A Beginners Guide to MindfulnessMindfulness is a practice that has been adopted and approved by the NHS for taking the time to step back and reflect on your life. It has been proven multiple times to help combat stress, anxiety and depression and over the years 2015/2016 it's popularity has really taken off. You can take mindfulness classes, courses and long weekends. Meditation sessions, group discussions books and audiotapes are also becoming more and more readily available. So we've answered your questions...
What is Mindfulness?
Mindfulness has been described as a way to ‘find peace in this busy world’. It is about a dedication to the awareness of the world around you. It is a psychological practice that means you take time to stop and notice things and to be fully aware of what you are experiencing, be it positive or negative. Through slowing down and focusing on your body and your emotions.
Is mindfulness a genuine practice?
‘Is this just another health-fad?’ Is he question on everybody's lips... Mindfulness has recently become a multi-million dollar industry and this means some people doubt how genuine it is. In fact it has been a Buddhist practice for more than 2,500 years and in 2004 was approved by NICE (National Institute for Clinical Excellence) as a proven method for reducing the recurrence rate of depression. Thirty percent of GP’s now refer patients suffering with mental health illnesses to mindfulness-based-treatment. The meditative practice has also been adopted by schools, law firms, banks, governments and the military as a practice to offer their staff.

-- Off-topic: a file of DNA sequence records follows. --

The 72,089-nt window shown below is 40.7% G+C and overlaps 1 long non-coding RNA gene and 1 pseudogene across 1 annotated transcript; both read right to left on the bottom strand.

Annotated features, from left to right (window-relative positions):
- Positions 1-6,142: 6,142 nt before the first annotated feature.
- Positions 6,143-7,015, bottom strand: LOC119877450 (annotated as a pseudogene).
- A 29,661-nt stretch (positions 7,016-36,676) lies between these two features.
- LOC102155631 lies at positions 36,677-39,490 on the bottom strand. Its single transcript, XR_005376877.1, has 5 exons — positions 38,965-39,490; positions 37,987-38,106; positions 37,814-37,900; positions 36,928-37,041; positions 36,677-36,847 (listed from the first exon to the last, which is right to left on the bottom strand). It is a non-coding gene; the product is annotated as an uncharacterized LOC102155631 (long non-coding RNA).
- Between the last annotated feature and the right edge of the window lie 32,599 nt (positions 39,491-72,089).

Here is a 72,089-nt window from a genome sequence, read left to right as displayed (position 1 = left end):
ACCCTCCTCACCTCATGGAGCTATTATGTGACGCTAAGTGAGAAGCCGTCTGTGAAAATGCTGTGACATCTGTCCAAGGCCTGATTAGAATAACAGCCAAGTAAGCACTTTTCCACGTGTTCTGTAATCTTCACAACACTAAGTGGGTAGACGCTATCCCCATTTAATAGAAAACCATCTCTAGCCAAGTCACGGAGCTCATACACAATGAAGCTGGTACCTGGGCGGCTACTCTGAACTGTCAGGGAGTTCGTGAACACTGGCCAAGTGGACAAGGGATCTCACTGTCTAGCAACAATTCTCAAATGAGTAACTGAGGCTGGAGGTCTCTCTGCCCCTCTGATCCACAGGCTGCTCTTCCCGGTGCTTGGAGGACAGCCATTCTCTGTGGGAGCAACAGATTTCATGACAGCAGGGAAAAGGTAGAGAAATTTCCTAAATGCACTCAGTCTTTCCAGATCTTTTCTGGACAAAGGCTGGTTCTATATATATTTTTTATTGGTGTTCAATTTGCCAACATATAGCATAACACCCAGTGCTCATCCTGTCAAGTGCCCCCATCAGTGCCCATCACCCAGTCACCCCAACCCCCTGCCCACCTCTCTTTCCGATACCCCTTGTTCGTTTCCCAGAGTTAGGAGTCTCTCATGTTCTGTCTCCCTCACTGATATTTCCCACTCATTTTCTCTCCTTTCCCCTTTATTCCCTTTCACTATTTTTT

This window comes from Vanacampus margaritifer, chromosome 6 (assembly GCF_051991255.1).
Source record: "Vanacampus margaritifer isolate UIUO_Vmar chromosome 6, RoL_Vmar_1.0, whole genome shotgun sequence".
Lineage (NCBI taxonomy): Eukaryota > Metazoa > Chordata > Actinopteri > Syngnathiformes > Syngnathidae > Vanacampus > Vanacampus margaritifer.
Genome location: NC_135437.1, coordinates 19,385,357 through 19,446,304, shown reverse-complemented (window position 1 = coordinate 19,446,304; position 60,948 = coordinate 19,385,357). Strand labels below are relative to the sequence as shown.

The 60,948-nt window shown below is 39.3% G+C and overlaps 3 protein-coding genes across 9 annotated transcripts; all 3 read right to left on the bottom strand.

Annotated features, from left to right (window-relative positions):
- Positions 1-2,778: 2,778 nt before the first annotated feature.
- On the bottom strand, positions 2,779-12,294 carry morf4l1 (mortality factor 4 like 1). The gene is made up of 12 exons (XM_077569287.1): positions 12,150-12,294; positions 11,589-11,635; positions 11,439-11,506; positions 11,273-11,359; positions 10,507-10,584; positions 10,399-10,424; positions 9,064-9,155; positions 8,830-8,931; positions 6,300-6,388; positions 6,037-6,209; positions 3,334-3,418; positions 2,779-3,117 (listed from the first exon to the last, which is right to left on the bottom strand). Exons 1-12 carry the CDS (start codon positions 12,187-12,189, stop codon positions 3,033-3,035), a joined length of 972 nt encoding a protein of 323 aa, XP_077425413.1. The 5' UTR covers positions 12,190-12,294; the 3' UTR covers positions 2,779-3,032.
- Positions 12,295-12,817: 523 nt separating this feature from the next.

What is the difference between mindfulness and meditation?
Mindfulness is different to meditation in that during a meditation session the aim is to clear your mind and relax at peace with a clear and uninterrupted mind. A mindfulness session however the aim is to focus on what is around you. To become completely aware of yourself and your surroundings, how you’re feeling and what you’re experiencing in that exact moment.
Mindfulness and forgetfulness
When you’re not in a state of mindfulness you’re in a state of forgetfulness. Through the stress surrounding you of family, work, commute, anxiety it is easy to forget to appreciate what is around you. You are physically present but mentally you’re thinking about the past or worrying about the future.
The opposite of this state of forgetfulness is mindfulness, you’re fully there and fully present in experiencing that present moment through breathing techniques and the practiced mental ability to really focus on what is around you.
How can I start practicing mindfulness?
The best way to start the practice of mindfulness is through simply controlling your breathing. Take 10 minutes from your day to sit somewhere where you are quiet and relaxed and really focus in on the breaths you are taking. What is the air around you lie? How does it taste? How does it smell? The feeling as the air enters your lungs and exits your body. Through focusing on the in-breath and the out-breath and simply recognising that you are breathing, how you’re doing it and what it feels like pulls you into the current moment. Breathing is something everyone does every second and it keeps us alive but it is something we don’t spare a thought for. Through focusing on the breathing you’re not thinking about the past of the future, you are fully focused on that exact moment and the breaths your body is taking to keep you alive.